Before many days had passed I had fixed as many meetings as he could manage. We went on to Margate and other places, the receipts usually being about £100 a meeting. Then, on the first Sunday in October, we went to Blackpool, where he addressed two meetings and came away with about £300! On several occasions afterwards we revisited Blackpool, and he was always certain of making £300.

Gradually money became the ruling passion with H.B. in connection with the lectures. It was an obsession with him. If I arranged a big evening meeting for him in a large town, he would insist on My arranging an afternoon meeting on the same day at some neighbouring place, even if it was quite a small place, where he could not hope to make more than £40.

Ladies and gentlemen, I want you to pull yourselves together and keep your peckers up. Tomorrow it will be officially denied, but take it from me that if Bottomley says so, it is so!

Walter Tull: Britain's First Black Officer (Answer Commentary)

Football and the First World War (Answer Commentary)

Football on the Western Front (Answer Commentary)


12 British Recruitment Posters From World War One

British propaganda in the First World War is often heralded as being a major contributor to victory. In 1933, the Nazi propagandist Eugen Hadamovsky stated:

As perhaps the world’s first true ‘media war’, posters and newspaper adverts certainly played a role in sustaining morale, as well as encouraging young men to sign up.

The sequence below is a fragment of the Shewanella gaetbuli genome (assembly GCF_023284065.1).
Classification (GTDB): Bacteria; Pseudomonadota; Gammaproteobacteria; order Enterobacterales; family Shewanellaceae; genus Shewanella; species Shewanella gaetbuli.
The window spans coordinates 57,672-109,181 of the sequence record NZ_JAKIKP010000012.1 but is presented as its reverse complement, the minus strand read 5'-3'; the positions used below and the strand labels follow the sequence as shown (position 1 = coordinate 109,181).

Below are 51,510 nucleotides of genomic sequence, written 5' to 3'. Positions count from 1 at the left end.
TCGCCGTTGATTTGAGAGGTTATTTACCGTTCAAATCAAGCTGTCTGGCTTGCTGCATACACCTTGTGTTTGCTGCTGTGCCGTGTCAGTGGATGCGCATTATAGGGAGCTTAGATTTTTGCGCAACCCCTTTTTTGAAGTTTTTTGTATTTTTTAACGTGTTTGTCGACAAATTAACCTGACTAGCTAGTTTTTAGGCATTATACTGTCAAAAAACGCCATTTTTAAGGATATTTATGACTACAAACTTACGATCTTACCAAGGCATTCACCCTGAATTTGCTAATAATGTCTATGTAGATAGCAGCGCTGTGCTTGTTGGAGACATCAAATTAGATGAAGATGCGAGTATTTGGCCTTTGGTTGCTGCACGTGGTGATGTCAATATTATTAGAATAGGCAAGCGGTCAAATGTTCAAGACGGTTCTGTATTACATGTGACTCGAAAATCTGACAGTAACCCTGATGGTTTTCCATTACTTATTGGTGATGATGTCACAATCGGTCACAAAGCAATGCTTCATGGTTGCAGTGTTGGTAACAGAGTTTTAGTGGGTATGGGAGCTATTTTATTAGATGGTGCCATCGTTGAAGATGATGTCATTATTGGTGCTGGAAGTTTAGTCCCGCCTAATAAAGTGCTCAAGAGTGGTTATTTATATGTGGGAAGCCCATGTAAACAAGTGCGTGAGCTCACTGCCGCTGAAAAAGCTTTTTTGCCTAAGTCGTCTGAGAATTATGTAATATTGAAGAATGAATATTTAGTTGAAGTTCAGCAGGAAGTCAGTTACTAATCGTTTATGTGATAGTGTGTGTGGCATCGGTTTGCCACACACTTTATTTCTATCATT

Below are 12 different examples of recruitment posters used by the British to meet their wartime objectives.


Contents

For a century, British governmental policy and public opinion was against conscription for foreign wars. At the start of World War I, the British Army consisted of six divisions and one cavalry division in the United Kingdom, and four divisions overseas. 14 Territorial Force divisions also existed, and 300,000 in the Reserve Army. Lord Kitchener, the Secretary of State for War, considered the Territorial Army untrained and useless. He believed that the regular army must not be wasted in immediate battle, but instead used to help train a new army with 70 divisions—the size of the French and German armies—that he foresaw would be needed to fight a war lasting many years. Ώ]